In the wake of Barny’s sensational WSOP victory, Ross Jarvis meets the Boatman brothers to hear their remarkable tale…
There have been a host of memorable moments in 2013 so far – the most stacked final table of all time at EPT Monte Carlo, JC Tran’s mesmeric charge to the November Nine chip lead and even the arrest of Greg Raymer for hooking up with a prostitute.
Yet for anyone with an ounce of British blood one poker memory stands head and shoulders above the rest: Barny Boatman’s WSOP win this summer. Along with his brother Ross, the Boatmans have been two of the most beloved and important figures in UK poker since they started playing in the 1990s. Together with Ram Vaswani and Joe Beevers they formed The Hendon Mob and signed poker’s first-ever $1 million sponsorship deal with Prima Poker, paving the way for today’s UK superstars like Cody, Moorman and Trickett.
Despite successes along the way, it has been a hard road for Ross and Barny. Both have continually come close to that big tournament win only for bad fortune to foil them at the final hurdle. So when older brother Barny finally won the big one in a $1,500 WSOP event the outpouring of emotion from the UK poker community was huge. Neil Channing shed a tear, Matt Perrins did a shoe-bomb and, fittingly, it was Ross who was the first to jump the rail and give his brother, ‘my hero’ the biggest hug of all. I caught up with both Boatman brothers to retell the story of their unforgettable careers in British poker…
He’s on fire
The poker scene in the early 1990s was very different to how it is now. When did you both start playing seriously?
Barny Boatman: I was the first of our little group that played to join the Vic in 1992. We all used to go in and play, and they were dusting the seats off for us when we walked in. I remember being told I was a star and thinking it was a compliment! Ross was better than me back then but we were just having fun and making it up as we went along. Ross always had a presence that he still has at the table. When it was on him to act he would sit quietly, peer over his shades and the whole room would go quiet wondering what he was going to do next. We’ve both developed as players since but he has always had a real character at the table.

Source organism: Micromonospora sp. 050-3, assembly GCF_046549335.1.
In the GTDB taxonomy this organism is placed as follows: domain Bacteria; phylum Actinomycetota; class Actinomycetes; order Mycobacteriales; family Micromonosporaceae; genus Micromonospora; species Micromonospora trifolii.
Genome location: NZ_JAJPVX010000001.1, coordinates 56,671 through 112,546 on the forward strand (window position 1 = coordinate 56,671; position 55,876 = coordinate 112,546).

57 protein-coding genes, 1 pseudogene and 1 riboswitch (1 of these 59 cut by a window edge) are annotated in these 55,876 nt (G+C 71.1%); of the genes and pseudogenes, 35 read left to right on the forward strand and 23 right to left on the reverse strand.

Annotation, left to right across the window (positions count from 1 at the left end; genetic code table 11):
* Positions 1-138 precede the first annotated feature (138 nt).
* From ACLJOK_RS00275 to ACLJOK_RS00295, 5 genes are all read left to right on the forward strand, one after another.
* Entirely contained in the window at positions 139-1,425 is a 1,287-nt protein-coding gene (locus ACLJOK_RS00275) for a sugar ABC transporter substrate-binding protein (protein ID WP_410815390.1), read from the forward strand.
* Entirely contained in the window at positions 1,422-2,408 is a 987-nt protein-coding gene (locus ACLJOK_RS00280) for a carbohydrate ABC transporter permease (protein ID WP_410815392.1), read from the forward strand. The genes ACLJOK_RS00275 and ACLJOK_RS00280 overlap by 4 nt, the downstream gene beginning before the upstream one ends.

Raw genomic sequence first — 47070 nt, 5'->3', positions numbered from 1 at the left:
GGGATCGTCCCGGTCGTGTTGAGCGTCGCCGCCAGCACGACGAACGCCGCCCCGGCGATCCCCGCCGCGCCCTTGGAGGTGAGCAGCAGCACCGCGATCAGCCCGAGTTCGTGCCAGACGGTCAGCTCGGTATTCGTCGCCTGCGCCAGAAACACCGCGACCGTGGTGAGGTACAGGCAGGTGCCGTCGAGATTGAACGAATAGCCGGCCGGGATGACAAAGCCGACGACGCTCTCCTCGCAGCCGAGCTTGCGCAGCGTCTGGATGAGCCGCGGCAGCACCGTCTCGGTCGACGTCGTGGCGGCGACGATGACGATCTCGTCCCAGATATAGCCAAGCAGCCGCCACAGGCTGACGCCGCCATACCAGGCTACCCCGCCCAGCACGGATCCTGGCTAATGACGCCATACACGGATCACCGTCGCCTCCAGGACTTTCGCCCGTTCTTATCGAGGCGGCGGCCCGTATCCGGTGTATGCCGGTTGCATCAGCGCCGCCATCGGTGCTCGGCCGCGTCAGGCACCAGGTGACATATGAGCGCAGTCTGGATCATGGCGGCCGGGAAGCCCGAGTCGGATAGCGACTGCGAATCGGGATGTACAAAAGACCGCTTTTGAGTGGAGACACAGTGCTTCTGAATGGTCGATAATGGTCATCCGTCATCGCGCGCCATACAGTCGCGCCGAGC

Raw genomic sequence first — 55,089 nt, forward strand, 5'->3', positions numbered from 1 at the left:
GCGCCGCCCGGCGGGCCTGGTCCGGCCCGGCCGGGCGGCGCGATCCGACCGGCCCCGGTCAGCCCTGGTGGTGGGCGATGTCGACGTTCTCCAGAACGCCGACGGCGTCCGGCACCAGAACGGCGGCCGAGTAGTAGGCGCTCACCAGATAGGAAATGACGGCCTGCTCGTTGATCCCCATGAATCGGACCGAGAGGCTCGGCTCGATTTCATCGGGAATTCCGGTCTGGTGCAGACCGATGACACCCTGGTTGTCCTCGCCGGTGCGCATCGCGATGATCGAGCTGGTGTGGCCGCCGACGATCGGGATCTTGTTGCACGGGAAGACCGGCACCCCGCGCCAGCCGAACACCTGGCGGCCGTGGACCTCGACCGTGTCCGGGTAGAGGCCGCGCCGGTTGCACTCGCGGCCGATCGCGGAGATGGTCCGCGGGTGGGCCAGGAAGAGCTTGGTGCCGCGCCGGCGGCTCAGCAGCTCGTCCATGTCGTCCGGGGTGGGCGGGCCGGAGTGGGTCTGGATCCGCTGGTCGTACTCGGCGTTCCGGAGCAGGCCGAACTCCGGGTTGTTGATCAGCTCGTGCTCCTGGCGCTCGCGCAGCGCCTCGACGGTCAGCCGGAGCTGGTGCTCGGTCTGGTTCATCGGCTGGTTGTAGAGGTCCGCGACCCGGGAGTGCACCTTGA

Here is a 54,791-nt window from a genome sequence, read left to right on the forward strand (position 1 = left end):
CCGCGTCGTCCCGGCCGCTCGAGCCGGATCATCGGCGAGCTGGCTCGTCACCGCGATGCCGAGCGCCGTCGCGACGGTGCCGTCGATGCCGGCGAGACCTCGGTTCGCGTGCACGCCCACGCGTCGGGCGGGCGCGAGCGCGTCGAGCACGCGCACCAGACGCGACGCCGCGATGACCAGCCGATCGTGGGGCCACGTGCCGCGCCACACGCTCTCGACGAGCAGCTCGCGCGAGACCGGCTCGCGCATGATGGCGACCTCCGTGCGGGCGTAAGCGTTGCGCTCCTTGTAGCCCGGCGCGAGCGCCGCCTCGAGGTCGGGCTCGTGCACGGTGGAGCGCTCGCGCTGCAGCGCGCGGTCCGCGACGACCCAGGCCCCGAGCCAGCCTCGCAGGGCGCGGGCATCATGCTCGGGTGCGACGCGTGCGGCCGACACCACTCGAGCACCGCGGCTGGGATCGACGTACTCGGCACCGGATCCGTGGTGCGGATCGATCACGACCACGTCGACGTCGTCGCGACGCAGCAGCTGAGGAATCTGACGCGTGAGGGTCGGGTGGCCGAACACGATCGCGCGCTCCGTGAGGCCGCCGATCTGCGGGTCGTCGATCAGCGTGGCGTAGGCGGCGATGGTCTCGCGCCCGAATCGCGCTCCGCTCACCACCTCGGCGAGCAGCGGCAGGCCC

Ross, as an actor in London’s Burning you were very famous at the time. Can you put into context just how big the show was?
Ross Boatman: It was huge. People of the younger generation wouldn’t remember that back then there were only four channels and London’s Burning was on a Sunday night at 9pm, the peak viewing slot of the week. It got 20 million viewers.
How was life for you at the time? How did you handle the fame?
RB: I am always amazed by how powerful a medium TV is – I still get recognised today! It was a fantastic time for me, I can never understand people who complain about being famous. I loved it. I was getting the absolute lot, women were throwing themselves at me, and I was out every night burning the candle at both ends.
BB: Ross wasn’t precious at all about being recognised. I remember he phoned me up one night to tell me that he’d been mugged in the street and got smashed over the head with a bottle. I went along to casualty to pick him up. The first thing I saw was this queue of people. I went along to the front and Ross was sitting there with blood streaming down one side of his head, all bandaged up and signing autographs! Everyone in the family knew he was a great actor, I was very proud of him in the show and I still am.
With your acting career going so well, what role was poker playing in your life at this point?
RB: I’d been playing for years. I introduced it to the rest of the cast and I used to have them locked up in a little trailer fleecing them before we had to do our scenes. People used to think poker was quite glamorous and mysterious back then. I think [with hindsight] that my acting career might have suffered slightly because I am always away at poker tournaments when things come up. But I don’t have any regrets – poker has given me a great life.